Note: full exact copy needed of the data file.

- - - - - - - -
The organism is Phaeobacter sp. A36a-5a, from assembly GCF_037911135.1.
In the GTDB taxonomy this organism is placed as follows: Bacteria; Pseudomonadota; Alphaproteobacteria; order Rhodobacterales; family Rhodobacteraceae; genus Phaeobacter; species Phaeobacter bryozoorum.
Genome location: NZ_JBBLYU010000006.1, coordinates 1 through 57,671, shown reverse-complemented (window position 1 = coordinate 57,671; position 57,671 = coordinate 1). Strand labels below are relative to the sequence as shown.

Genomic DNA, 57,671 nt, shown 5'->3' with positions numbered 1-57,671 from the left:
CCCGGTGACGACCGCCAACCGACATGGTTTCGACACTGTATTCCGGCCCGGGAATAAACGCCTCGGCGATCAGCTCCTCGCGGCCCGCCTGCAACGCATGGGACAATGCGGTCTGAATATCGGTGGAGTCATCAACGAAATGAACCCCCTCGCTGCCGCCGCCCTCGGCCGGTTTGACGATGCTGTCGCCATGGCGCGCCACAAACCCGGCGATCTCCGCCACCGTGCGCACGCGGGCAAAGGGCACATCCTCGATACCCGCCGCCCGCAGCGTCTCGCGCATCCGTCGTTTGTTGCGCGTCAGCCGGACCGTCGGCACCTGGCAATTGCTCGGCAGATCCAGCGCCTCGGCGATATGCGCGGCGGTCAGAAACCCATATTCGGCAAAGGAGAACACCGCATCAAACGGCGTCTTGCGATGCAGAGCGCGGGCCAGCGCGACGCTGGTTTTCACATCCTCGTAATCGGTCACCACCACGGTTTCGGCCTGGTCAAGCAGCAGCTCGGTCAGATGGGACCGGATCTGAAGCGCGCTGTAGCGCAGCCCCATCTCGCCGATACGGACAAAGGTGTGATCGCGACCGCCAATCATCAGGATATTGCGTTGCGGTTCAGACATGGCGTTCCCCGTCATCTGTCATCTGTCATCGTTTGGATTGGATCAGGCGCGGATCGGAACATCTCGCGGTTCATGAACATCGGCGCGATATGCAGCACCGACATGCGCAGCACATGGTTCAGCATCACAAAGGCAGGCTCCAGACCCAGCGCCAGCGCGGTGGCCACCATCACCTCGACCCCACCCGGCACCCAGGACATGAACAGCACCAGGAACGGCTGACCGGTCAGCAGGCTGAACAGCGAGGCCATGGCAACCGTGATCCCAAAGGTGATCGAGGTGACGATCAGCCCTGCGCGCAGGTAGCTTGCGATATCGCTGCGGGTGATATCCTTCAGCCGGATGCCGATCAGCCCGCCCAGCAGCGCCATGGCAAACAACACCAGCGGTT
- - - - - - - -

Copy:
The organism is Phaeobacter sp. A36a-5a, from assembly GCF_037911135.1.
In the GTDB taxonomy this organism is placed as follows: Bacteria; Pseudomonadota; Alphaproteobacteria; order Rhodobacterales; family Rhodobacteraceae; genus Phaeobacter; species Phaeobacter bryozoorum.
Genome location: NZ_JBBLYU010000006.1, coordinates 1 through 57,671, shown reverse-complemented (window position 1 = coordinate 57,671; position 57,671 = coordinate 1). Strand labels below are relative to the sequence as shown.

Genomic DNA, 57,671 nt, shown 5'->3' with positions numbered 1-57,671 from the left:
CCCGGTGACGACCGCCAACCGACATGGTTTCGACACTGTATTCCGGCCCGGGAATAAACGCCTCGGCGATCAGCTCCTCGCGGCCCGCCTGCAACGCATGGGACAATGCGGTCTGAATATCGGTGGAGTCATCAACGAAATGAACCCCCTCGCTGCCGCCGCCCTCGGCCGGTTTGACGATGCTGTCGCCATGGCGCGCCACAAACCCGGCGATCTCCGCCACCGTGCGCACGCGGGCAAAGGGCACATCCTCGATACCCGCCGCCCGCAGCGTCTCGCGCATCCGTCGTTTGTTGCGCGTCAGCCGGACCGTCGGCACCTGGCAATTGCTCGGCAGATCCAGCGCCTCGGCGATATGCGCGGCGGTCAGAAACCCATATTCGGCAAAGGAGAACACCGCATCAAACGGCGTCTTGCGATGCAGAGCGCGGGCCAGCGCGACGCTGGTTTTCACATCCTCGTAATCGGTCACCACCACGGTTTCGGCCTGGTCAAGCAGCAGCTCGGTCAGATGGGACCGGATCTGAAGCGCGCTGTAGCGCAGCCCCATCTCGCCGATACGGACAAAGGTGTGATCGCGACCGCCAATCATCAGGATATTGCGTTGCGGTTCAGACATGGCGTTCCCCGTCATCTGTCATCTGTCATCGTTTGGATTGGATCAGGCGCGGATCGGAACATCTCGCGGTTCATGAACATCGGCGCGATATGCAGCACCGACATGCGCAGCACATGGTTCAGCATCACAAAGGCAGGCTCCAGACCCAGCGCCAGCGCGGTGGCCACCATCACCTCGACCCCACCCGGCACCCAGGACATGAACAGCACCAGGAACGGCTGACCGGTCAGCAGGCTGAACAGCGAGGCCATGGCAACCGTGATCCCAAAGGTGATCGAGGTGACGATCAGCCCTGCGCGCAGGTAGCTTGCGATATCGCTGCGGGTGATATCCTTCAGCCGGATGCCGATCAGCCCGCCCAGCAGCGCCATGGCAAACAACACCAGCGGTT